Preparing properly for your new pup can make all the difference.

Advertisement

Adding a four-legged friend to your family is an exciting and important decision. Because of this, it's certainly not a choice that should be made impulsively. If you're an aspiring first-time dog parent, here are some tips to consider before bringing your new furry best friend home.

Be Honest About Your Lifestyle

"A lot of people think, 'I'm a nurse and work 12-hour shifts, so I can't adopt a dog' and that's just not true," says Emily Cook of the Humane Society of Charlotte. Cook explains that anyone with love to give can be an excellent pet parent. However, she notes that it's important to be honest with yourself about the kind of dog that might be best suited for your lifestyle. 

Additionally, you'll also want to consider how you prefer to spend your free time, says Angela Mincolla, founder of Charlotte-based Angela's Ark, a 501(c)3 rescue.

"Do you like to spend your weekends hiking? In that case, I'd discourage you from adopting a French bulldog, pug, or other breed with a flat nose, as those dogs don't do well on long hikes in warm conditions," Mincolla says. "If you're a family that has more of a sedentary lifestyle, I'd say working or sport breeds, like shepherds and some of the pointers, probably won't be a great fit based on your activity level." 

You'll also want to consider what size dog would be the best fit for your family, Mincolla notes. For example, larger breeds tend to be more at risk of accidentally knocking small children over.

Dog adoption
Credit: M_a_y_a / Getty Images

Prepare Yourself for the Financial Obligation of Dog Ownership

Dogs are adorable, loving, and make for perfect companions, but first-time dog owners should remember that your pooch will come with some necessary expenses. 

"There's no such thing as a free or low-cost dog," Mincolla says. "If you're looking to budget to adopt a dog, I'd suggest reaching out to a local vet. They can give estimates on vaccines, food, heartworm prevention, and other expenses you can expect when you adopt."

Carefully Assess Where the Dog Is Coming From

If you're looking to adopt a dog from a local rescue or animal shelter (yay, adopt don't shop!) you'll want to take some time to get familiar with the organization ahead of time. 

"Take a look at what their adoption application looks like," Mincolla says. "Do they have a policy that says the animal comes back to them if it doesn't work out for whatever reason? You'll also want to look at the average time that they have a dog before adopting them out. If they get them in on Friday and adopt them out on Monday, they're limited in how much they can really know about this animal."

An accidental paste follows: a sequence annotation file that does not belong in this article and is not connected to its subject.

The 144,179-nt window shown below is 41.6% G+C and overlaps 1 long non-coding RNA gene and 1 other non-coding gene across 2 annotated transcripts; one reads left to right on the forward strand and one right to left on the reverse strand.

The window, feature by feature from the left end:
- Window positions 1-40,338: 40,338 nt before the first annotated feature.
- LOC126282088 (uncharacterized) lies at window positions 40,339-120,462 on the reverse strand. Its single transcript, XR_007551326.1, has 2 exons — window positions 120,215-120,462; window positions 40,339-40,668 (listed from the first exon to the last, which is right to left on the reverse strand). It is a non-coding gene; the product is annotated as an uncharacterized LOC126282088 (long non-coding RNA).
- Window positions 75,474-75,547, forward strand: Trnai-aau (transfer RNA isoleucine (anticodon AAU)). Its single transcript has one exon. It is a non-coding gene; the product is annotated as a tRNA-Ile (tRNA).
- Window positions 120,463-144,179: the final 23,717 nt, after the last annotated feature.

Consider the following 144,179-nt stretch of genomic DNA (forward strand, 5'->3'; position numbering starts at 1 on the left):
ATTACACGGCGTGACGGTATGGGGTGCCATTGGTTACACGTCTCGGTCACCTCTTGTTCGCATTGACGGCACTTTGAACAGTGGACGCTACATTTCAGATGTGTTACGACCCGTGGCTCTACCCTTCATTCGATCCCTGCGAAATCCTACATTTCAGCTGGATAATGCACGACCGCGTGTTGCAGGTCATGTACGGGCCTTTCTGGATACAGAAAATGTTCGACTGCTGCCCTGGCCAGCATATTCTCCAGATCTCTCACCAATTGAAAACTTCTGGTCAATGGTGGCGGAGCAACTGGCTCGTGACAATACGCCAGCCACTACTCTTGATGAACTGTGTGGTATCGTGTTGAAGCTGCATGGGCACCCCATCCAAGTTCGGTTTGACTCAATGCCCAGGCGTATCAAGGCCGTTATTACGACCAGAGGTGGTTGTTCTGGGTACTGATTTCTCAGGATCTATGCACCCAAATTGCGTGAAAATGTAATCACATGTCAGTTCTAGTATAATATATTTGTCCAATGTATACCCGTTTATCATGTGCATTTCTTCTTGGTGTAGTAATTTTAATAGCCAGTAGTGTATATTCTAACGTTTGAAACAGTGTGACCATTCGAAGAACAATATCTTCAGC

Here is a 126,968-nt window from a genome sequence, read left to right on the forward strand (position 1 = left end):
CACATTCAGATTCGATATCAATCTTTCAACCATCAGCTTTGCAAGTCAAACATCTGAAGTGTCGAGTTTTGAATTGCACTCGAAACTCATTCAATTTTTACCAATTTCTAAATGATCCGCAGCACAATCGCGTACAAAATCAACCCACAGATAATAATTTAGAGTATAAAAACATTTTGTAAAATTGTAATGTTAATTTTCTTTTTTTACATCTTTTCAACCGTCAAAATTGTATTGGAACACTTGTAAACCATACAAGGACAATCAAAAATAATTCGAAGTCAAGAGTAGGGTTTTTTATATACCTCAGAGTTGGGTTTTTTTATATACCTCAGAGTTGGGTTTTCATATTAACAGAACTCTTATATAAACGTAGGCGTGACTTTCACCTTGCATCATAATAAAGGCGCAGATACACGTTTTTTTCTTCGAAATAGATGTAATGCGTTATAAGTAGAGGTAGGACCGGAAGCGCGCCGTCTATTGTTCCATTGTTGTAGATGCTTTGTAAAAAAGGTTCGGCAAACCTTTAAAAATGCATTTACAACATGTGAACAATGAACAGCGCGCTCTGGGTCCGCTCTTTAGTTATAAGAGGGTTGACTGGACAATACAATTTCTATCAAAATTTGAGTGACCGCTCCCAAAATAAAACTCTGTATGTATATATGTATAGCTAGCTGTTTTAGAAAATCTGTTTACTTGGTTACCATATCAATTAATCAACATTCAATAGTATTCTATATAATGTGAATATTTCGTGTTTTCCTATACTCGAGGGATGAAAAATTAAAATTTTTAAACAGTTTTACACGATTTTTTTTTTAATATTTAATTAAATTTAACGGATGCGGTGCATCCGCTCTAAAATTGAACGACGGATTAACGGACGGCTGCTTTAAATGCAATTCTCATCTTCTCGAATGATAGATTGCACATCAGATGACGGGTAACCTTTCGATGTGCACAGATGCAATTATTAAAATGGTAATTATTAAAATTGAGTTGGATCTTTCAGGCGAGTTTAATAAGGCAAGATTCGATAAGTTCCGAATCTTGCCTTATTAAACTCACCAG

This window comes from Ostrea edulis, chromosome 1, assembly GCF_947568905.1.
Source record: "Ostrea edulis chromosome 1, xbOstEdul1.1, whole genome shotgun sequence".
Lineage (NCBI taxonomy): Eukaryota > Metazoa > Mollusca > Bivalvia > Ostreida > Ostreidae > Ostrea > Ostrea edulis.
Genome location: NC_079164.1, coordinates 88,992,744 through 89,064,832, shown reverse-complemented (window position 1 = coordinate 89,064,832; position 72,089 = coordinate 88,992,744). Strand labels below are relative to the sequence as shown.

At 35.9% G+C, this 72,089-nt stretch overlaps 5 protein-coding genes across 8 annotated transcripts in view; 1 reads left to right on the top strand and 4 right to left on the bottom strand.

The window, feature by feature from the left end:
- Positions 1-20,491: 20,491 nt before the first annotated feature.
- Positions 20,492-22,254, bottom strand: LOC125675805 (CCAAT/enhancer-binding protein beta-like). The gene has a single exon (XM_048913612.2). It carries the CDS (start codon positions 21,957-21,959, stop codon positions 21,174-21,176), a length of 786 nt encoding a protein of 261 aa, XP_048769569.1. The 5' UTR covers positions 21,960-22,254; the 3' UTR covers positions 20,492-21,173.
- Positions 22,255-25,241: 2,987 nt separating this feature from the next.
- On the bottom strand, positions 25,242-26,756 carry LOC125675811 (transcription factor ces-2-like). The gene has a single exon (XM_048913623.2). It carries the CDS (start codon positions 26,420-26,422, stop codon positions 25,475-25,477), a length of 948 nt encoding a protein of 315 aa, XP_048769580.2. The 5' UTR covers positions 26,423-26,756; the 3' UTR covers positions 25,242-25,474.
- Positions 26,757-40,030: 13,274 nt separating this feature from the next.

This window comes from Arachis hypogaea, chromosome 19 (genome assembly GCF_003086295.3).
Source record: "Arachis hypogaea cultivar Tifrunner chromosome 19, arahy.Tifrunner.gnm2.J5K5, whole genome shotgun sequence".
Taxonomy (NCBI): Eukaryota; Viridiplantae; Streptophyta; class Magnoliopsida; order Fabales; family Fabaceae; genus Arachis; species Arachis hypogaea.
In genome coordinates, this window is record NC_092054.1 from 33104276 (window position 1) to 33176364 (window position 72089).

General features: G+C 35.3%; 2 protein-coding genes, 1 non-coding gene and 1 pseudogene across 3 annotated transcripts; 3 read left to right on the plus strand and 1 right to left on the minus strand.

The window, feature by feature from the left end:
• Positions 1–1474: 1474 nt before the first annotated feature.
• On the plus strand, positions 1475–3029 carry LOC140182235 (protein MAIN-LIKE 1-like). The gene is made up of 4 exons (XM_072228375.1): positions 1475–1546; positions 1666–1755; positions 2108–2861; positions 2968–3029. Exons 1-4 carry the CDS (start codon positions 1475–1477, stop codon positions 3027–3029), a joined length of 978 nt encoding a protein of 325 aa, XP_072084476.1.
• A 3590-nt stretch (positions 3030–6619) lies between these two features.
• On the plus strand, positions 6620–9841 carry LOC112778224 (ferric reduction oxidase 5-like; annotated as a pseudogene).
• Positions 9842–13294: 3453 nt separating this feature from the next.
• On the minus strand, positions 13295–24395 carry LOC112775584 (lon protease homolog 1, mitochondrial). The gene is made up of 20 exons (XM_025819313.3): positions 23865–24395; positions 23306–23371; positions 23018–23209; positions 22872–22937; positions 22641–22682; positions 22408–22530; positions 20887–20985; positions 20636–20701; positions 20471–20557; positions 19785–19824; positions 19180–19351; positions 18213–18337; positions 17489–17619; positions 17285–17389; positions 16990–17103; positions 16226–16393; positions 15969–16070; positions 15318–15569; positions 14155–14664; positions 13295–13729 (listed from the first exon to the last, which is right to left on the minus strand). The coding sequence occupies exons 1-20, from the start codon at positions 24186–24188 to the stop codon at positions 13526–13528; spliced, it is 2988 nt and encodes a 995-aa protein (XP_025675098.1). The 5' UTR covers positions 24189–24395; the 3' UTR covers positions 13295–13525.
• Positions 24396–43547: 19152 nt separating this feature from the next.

Working with a reputable organization ensures that you have as much detail as possible about your potential pup, which allows you to make a well-informed decision about whether they'd be a good fit for your family.

Know That Personality Varies from Dog to Dog

While research is certainly beneficial and can help you narrow down what you're looking for in your favorite furry companion, don't be too quick to cross a particular breed off your list.

"Dogs are just like humans in that their personalities can be very different, even among dogs from the same litter," Cook says.

When you're adopting a dog, don't think in absolutes. This is especially true if you're getting your dog from a shelter or a rescue, where they're more likely to be a mixed breed.

Give Careful Consideration Before Adopting a Puppy

While puppies are hard to resist, take time to think through what life with a puppy in your home would be like before making a commitment. 

"With a puppy, you can shape their personality traits since there's a certain element of nature versus nurture. You also get to experience them learning everything for the first time. Everything is new to them. The house. Your family. All of it," Cook says.

But with that adorable puppy energy and enthusiasm comes a flip side worth considering.

"You also need to think about, 'Am I okay with teaching this puppy everything at once?' Potty training. Crate training. Being gentle with the baby," Cook says.

Give Your New Pup Time To Adjust

Regardless of the age, breed, or size of the dog you adopt, it may take them a few weeks to adjust to their new surroundings. If your new addition tries to hide, won't eat, or isn't especially social after arriving at your home, give them space, time, and empathy. Cook says the adjustment period can take between two to four weeks, depending on the dog and the situation they're coming from. 

There are so many homeless dogs that would love your attention and care. Before you find your next furry best friend, give careful thought to the kind of dog that would be a fit for your lifestyle. There are no right or wrong answers, it's solely a matter of what works for your family.